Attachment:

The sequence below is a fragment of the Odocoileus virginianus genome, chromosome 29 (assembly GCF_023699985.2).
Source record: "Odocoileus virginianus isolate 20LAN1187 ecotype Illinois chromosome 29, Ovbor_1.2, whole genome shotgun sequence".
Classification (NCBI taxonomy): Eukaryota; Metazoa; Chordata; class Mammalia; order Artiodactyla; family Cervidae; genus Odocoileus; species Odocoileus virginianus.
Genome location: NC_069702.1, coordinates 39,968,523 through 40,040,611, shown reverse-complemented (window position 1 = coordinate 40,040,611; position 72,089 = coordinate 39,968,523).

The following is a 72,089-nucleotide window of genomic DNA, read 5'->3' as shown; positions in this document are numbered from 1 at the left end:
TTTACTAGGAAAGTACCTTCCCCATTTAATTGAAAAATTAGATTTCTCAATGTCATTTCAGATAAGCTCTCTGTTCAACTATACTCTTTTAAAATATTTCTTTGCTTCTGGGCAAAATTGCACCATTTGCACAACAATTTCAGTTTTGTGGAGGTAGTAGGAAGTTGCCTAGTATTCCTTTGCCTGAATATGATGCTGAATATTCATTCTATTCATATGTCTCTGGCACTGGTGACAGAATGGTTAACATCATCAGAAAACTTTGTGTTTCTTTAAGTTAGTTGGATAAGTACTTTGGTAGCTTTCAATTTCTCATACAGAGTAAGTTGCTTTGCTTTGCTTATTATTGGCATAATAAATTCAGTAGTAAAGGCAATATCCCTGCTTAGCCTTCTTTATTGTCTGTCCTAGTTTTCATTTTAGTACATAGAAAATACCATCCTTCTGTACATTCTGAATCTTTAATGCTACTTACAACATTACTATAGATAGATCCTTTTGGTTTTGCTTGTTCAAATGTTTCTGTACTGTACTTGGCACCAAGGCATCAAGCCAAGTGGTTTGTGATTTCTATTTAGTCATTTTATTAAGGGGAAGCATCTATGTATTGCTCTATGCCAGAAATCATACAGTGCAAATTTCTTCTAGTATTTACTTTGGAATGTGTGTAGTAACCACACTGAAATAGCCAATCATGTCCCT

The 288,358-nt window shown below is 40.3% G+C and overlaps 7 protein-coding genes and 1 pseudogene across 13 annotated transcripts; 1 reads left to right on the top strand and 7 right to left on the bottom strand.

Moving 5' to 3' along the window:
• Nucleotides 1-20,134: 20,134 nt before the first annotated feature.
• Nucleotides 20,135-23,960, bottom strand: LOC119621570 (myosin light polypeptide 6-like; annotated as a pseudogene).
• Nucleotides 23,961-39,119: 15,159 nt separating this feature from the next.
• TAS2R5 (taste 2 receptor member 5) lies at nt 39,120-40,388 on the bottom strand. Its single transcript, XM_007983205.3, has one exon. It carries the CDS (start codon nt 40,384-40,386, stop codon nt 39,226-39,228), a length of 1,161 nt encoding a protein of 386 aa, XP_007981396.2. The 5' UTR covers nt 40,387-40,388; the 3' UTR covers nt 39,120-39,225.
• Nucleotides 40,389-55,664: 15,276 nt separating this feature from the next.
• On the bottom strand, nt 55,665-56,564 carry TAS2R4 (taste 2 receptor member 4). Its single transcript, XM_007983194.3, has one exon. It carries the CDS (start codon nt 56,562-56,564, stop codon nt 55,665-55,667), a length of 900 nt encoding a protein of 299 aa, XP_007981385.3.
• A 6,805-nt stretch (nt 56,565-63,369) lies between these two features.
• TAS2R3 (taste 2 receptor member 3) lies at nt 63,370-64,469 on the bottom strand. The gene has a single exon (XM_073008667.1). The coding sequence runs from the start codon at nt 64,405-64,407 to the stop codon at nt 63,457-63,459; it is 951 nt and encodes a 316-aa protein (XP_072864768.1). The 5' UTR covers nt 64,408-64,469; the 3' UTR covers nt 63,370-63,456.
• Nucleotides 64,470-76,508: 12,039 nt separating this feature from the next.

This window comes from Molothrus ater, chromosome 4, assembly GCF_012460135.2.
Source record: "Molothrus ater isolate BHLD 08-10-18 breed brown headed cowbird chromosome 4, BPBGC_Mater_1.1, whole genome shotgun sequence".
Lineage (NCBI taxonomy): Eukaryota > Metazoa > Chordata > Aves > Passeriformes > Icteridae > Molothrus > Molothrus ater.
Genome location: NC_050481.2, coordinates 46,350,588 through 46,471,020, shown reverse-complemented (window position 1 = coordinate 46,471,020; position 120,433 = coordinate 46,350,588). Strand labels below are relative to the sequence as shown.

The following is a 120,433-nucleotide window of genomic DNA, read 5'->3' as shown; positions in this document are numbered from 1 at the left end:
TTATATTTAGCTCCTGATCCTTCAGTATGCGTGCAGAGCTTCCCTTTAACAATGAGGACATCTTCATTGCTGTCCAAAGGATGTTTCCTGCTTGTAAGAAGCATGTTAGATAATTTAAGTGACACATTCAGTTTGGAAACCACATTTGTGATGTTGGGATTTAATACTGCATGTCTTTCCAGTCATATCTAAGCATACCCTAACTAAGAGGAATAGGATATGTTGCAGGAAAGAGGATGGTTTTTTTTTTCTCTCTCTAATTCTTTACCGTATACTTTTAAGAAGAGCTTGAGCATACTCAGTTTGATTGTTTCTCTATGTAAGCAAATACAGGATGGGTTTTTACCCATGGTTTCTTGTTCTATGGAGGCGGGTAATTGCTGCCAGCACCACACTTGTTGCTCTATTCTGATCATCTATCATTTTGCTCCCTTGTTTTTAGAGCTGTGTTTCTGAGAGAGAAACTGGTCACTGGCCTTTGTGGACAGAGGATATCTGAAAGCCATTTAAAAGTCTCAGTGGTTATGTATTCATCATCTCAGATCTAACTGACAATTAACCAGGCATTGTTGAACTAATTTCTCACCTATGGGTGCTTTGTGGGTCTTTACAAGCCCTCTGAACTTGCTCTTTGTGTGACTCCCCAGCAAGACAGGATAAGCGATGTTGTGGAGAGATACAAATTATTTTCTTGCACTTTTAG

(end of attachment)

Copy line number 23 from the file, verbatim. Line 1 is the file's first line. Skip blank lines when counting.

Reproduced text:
TTATATTTAGCTCCTGATCCTTCAGTATGCGTGCAGAGCTTCCCTTTAACAATGAGGACATCTTCATTGCTGTCCAAAGGATGTTTCCTGCTTGTAAGAAGCATGTTAGATAATTTAAGTGACACATTCAGTTTGGAAACCACATTTGTGATGTTGGGATTTAATACTGCATGTCTTTCCAGTCATATCTAAGCATACCCTAACTAAGAGGAATAGGATATGTTGCAGGAAAGAGGATGGTTTTTTTTTTCTCTCTCTAATTCTTTACCGTATACTTTTAAGAAGAGCTTGAGCATACTCAGTTTGATTGTTTCTCTATGTAAGCAAATACAGGATGGGTTTTTACCCATGGTTTCTTGTTCTATGGAGGCGGGTAATTGCTGCCAGCACCACACTTGTTGCTCTATTCTGATCATCTATCATTTTGCTCCCTTGTTTTTAGAGCTGTGTTTCTGAGAGAGAAACTGGTCACTGGCCTTTGTGGACAGAGGATATCTGAAAGCCATTTAAAAGTCTCAGTGGTTATGTATTCATCATCTCAGATCTAACTGACAATTAACCAGGCATTGTTGAACTAATTTCTCACCTATGGGTGCTTTGTGGGTCTTTACAAGCCCTCTGAACTTGCTCTTTGTGTGACTCCCCAGCAAGACAGGATAAGCGATGTTGTGGAGAGATACAAATTATTTTCTTGCACTTTTAG